For example, it's my understanding than multiplication is slightly faster than division, and saves a few CPU cycles here and there
Is this correct/true, and should I be doing it this way? And what other optimizations might I use in general to make my math code blazing fast and efficient?
Assuming that the SSE instruction set instead of the old FP87 stack is used, then a single-precision float scalar division (DIVSS instruction) has a latency of 14-32 cycles and a processing time of 14-32 cycles, depending on the architecture. Double-precision float scalar division (DIVSD) has a latency of 22-39 cycles and a processing time of 20-39 cycles.
Compare to multiplication: a single-precision float scalar multiplication (MULSS) has a latency of 4-7 cycles, and a processing delay of 1-2 cycles, and double-precision scalar multiplication (MULSD) has a latency of 5-7 cycles and a processing time of 1-2 cycles.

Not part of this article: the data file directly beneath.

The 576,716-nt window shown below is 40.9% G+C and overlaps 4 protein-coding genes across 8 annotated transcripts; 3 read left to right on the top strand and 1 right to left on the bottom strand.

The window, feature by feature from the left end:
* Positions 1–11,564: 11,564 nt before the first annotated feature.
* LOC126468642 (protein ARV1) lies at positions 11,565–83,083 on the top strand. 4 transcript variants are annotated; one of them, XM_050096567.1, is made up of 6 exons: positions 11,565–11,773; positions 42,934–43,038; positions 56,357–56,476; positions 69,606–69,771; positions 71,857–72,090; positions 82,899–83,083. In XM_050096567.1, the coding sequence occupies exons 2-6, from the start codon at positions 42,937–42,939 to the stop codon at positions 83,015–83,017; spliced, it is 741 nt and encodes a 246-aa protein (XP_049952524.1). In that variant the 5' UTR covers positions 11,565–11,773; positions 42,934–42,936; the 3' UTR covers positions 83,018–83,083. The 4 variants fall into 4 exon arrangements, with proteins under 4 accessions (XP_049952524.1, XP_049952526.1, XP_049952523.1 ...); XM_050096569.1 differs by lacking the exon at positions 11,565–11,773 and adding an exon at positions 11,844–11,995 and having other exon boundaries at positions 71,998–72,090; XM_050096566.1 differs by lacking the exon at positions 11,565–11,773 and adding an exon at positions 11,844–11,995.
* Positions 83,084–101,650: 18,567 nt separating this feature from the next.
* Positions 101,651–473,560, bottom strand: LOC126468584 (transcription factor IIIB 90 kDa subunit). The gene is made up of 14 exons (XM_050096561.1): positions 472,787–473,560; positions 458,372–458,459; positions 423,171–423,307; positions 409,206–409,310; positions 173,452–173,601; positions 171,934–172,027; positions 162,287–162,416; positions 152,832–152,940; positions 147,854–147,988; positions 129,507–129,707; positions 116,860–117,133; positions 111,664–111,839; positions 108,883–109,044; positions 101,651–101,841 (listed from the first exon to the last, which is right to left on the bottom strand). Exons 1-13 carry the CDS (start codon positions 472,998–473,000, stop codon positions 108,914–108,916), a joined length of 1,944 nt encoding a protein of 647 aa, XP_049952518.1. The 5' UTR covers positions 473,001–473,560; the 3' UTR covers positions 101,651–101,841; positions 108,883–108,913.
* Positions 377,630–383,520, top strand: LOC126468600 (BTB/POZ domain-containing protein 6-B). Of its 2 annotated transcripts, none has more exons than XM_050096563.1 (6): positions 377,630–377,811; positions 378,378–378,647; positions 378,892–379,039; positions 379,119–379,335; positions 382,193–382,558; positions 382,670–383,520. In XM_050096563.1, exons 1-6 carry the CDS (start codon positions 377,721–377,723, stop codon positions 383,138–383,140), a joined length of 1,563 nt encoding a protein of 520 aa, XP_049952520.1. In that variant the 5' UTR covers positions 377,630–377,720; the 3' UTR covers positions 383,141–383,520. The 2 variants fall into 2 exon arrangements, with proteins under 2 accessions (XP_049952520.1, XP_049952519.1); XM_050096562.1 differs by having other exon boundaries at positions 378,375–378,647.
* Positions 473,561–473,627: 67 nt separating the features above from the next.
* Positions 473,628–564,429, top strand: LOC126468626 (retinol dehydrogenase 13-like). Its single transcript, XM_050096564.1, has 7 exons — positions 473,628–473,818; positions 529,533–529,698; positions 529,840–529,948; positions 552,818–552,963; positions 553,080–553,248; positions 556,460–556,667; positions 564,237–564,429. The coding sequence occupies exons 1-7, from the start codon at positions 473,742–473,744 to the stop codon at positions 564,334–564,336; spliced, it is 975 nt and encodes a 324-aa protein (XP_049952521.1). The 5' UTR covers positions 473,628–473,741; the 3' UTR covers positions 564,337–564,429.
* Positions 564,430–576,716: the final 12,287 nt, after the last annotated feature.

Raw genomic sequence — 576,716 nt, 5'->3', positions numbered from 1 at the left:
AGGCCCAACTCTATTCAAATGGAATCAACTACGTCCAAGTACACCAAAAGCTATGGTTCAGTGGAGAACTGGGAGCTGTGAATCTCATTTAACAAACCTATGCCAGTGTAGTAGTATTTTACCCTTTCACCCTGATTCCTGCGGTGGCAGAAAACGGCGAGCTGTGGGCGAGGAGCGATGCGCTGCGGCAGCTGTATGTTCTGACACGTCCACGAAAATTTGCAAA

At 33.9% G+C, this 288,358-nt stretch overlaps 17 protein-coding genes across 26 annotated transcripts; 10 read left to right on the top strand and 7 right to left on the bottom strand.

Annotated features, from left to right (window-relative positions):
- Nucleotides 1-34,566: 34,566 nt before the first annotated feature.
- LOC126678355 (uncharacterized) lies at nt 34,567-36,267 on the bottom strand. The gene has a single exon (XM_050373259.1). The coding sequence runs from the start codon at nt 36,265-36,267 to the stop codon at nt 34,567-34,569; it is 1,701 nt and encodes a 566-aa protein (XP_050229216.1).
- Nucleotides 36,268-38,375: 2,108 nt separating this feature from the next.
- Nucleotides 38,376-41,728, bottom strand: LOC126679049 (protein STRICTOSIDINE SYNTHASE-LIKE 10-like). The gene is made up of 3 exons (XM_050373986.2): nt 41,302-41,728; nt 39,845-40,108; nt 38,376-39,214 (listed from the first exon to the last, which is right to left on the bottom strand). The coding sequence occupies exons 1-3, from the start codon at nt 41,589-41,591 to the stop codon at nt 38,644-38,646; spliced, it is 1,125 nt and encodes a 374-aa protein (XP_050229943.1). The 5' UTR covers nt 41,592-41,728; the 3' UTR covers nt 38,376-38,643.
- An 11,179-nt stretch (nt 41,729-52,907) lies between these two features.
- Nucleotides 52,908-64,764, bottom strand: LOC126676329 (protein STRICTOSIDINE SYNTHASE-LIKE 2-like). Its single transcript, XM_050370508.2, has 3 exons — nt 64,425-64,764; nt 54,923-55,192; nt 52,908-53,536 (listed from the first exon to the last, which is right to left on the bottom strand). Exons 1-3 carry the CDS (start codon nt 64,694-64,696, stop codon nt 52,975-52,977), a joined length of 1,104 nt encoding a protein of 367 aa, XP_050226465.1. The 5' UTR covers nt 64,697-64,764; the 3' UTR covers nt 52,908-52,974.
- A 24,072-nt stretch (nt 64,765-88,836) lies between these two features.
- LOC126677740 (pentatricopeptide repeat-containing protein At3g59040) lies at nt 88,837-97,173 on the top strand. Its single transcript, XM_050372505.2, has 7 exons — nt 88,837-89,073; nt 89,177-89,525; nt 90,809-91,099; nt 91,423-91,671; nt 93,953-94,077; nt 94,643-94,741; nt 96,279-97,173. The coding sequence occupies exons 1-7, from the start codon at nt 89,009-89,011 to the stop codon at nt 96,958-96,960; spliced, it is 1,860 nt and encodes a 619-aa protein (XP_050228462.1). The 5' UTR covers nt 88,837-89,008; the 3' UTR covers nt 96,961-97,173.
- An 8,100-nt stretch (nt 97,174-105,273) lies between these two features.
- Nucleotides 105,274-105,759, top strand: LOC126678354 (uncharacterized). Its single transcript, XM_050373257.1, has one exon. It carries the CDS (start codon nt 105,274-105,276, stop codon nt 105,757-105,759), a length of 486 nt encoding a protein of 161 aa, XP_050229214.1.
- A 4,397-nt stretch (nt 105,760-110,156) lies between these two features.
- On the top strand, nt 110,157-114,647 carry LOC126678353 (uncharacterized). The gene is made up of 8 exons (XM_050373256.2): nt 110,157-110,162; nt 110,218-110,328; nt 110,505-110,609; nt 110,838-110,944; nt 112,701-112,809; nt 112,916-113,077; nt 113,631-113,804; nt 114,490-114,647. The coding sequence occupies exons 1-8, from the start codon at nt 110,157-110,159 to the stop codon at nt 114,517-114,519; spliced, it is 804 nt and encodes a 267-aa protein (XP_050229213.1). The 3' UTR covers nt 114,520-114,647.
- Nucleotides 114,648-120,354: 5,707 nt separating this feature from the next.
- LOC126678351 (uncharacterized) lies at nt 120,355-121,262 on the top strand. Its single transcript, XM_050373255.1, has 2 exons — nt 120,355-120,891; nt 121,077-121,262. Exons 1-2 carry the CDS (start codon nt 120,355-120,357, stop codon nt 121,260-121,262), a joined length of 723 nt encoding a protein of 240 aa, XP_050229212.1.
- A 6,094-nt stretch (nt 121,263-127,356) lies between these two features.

The figures were taken from Intel Intrinsic Guide.
So, multiplication is about 20 times faster (assuming perfectly pipelined instructions).
I'm ignoring here the fact that you're not using C/C++ and direct SSE asm/intrinsics, and instead use C#, but the point is that 'yes, division is considerably slower *for the CPU* to execute even on modern CPUs than multiplication'. Whether that can be seen in C# execution environment, is then a matter of profiling.
MathGeoLib uses this 'multiplication by inverse' form, as do most of the game math libraries I've seen as well. Note that x / s versus x * (1/s) are not arithmetically identical, since first computing the inverse as a float and multiplying by it does lose some precision.
And what other optimizations might I use in general to make my math code blazing fast and efficient?
It should be noted that in C/C++ both a single function call, or an 'if' statement are far slower than performing a single division. However, again, in the context of C#, I recommend profiling in your real application hotspot to see what kind of effects these are, since that's quite a different context than low-level C code on the assembly/intrinsic level.